Hollow-Point Insults   Leave a comment

I, like most, have dished out my fair share of verbal assessments concerning the intellect of others. To evaluate the mental acuity of another person, it’s common to fit them with a title like “stupid”, “retard”, “dumbass” or “idiot”. Pretty mean stuff. My current choice assessment that I employ when I encounter underwhelming insight is “moron”.

I like how Vizzini refers to Plato, Aristotle, and Socrates as such in The Princess Bride.

And I like that “moron” is an outdated medical term referring to someone with the intelligence of an 8-year-old. The advantages of “moron”s history is that it is less relative than merely calling someone “stupid”, and represents a medical misdiagnosis, the error of which I hope is implicit.

Because words are hurtful. This may be common knowledge, but it’s not an easy concept for me to personally understand. I believe that words are only powerful insomuch as we personally give them meaning and that we’re allowed to determine the idea conveyed by any word or phrase. As such, insults levied against my mind are mostly dismissed and ring hollow.

But calling someone stupid can act like a hollow-point bullet (the ones that expand when they hit you so it causes a lot more damage than if it stayed slender and went straight through). People call you stupid, meaning only that the last thing you did or said was stupid, not that your brain is in a perpetual state of malfunctioning incompetence. It’s when someone talks behind your back and says “he’s so stupid” that that person means to apply it to you in your entirety. But what we don’t know can’t hurt our feelings.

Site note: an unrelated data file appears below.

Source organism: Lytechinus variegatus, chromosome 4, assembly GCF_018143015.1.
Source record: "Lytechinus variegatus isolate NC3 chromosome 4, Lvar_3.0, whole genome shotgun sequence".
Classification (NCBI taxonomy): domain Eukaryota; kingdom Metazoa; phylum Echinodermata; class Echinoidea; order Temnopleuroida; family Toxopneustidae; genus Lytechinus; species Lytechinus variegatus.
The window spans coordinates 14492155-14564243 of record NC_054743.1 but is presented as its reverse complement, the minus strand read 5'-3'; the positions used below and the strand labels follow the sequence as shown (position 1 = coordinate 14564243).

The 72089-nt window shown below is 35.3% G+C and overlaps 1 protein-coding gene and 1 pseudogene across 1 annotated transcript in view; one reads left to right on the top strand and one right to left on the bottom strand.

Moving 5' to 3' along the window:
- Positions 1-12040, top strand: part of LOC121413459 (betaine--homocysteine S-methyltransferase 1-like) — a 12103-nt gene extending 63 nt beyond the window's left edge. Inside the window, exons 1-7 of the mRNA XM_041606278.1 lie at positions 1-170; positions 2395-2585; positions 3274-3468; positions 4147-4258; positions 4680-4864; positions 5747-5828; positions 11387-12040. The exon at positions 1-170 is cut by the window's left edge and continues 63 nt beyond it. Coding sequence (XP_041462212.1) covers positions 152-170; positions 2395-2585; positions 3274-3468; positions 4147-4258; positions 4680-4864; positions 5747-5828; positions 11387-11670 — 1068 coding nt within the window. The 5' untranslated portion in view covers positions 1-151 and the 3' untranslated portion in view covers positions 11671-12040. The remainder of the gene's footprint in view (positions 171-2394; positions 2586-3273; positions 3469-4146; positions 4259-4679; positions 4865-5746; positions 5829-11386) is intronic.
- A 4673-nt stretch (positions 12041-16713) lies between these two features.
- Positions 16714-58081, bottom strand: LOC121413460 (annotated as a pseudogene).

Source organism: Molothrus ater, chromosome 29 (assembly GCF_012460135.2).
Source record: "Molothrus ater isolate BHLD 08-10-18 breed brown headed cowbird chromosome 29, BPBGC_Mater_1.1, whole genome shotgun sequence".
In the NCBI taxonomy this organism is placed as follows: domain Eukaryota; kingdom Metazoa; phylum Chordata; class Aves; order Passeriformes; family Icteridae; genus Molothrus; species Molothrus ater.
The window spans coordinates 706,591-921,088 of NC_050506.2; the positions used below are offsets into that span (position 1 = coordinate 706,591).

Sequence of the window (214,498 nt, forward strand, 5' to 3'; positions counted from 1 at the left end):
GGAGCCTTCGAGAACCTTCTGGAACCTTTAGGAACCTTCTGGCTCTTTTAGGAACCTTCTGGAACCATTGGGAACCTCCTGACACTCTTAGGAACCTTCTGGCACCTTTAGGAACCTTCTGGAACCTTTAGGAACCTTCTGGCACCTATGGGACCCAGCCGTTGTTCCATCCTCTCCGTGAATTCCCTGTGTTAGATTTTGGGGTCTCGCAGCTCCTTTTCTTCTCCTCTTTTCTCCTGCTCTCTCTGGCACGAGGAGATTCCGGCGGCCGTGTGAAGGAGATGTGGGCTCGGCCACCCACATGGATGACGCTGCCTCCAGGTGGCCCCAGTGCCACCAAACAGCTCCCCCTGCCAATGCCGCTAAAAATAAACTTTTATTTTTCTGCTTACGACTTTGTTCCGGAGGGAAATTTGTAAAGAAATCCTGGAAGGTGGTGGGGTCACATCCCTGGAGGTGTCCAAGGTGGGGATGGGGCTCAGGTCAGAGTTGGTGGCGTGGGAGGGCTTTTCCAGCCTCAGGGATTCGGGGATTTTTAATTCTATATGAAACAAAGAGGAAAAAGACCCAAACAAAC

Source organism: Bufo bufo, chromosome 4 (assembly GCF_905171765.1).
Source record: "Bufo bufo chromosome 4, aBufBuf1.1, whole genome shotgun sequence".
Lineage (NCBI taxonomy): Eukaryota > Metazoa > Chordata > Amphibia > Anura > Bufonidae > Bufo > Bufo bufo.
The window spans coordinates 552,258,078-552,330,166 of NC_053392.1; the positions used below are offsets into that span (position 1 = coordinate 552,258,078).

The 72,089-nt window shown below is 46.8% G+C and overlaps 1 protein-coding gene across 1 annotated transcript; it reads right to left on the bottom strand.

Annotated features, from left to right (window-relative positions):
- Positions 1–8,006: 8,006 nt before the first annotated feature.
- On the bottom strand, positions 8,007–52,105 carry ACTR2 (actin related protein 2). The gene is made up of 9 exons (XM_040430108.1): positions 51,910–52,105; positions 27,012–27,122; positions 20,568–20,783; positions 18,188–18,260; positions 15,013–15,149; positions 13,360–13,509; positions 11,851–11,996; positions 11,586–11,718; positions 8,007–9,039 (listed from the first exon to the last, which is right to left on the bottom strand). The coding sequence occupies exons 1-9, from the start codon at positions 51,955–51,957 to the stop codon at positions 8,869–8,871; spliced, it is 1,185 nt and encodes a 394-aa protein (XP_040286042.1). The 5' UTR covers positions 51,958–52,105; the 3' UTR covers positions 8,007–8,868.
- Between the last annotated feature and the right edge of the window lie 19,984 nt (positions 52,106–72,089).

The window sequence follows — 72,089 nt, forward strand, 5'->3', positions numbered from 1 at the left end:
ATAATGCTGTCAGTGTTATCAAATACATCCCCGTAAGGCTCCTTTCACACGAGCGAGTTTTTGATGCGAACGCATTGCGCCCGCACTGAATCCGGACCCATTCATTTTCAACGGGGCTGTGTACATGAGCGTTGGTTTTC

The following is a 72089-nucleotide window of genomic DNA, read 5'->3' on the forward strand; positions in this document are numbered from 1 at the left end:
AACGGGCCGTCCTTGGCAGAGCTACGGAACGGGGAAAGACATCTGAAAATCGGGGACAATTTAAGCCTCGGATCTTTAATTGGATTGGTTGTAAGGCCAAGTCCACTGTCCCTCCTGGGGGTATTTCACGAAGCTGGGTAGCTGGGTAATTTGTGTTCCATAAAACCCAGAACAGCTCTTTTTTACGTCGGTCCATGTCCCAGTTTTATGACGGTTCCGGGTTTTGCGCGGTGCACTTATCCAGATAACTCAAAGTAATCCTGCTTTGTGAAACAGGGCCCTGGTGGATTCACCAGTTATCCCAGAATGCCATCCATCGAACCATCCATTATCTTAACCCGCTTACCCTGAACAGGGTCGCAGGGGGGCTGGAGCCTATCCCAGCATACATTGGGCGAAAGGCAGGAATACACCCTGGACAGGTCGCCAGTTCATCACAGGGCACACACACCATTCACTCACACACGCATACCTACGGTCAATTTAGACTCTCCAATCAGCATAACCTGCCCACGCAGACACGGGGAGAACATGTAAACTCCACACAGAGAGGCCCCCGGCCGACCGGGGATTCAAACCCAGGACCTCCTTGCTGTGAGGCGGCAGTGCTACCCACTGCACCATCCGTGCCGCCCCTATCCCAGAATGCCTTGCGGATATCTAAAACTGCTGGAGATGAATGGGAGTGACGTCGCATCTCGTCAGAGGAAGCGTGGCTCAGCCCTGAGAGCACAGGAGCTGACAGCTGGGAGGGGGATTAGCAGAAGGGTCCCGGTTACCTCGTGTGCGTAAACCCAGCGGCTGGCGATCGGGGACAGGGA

Mean words leave the chamber bullet-shaped, but enter your body as a shredding stud of destruction.

So if I can’t correctly mutiply small numbers, mistake salt for sugar in a recipe, mention that I think the sun sets to the north, or demonstrate oblivious insensitivity to the hardships a guest is undergoing, I’m going to get called stupid. But it only really means that I acted stupidly in that instance, not that I’m overall a mentally dismissable person. But getting called stupid sucks, and we sometimes give it the meaning that we are thoroughly inadequate and give it the power to destroy our self esteem. That’s unnecessary, but it happens.

Being called stupid sucks, and can be taken much more personally than intended, because there’s no “but at least” for “I’m stupid” (possible exception: “at least I’m a good person”). If I’m fat, ugly, unathletic, poor, shrill, or clumsy, I can think to myself “well, that sucks for me, but at least I’m smart”. I’m not sure that it works in the other direction- “Well, it sucks that I’m stupid, but at least I’m rich and handsome,” is flashy but substanceless compensation. Intelligence is one of those things we value most about ourselves and is irreplaceable if attacked.

But people don’t usually mean to harm your overall self-worth when they say “you’re so stupid” in a serious manner. Just need to point out that a recent action of yours lacked wisdom and understanding. I’m not quite sure why it can hurt so much more than intended, but it can. Don’t take it personally, it’s mostly a demonstration of frustration by the name-caller. I’m discovering these elementary emotional mechanisms as I type because I guess I’m not very in tune with them. People don’t usually mean to hurt your feelings and don’t actually believe you’re a stupid person when they call you stupid.

And “moron” is a better word anyways.


Posted July 24, 2010 by Wada in Uncategorized

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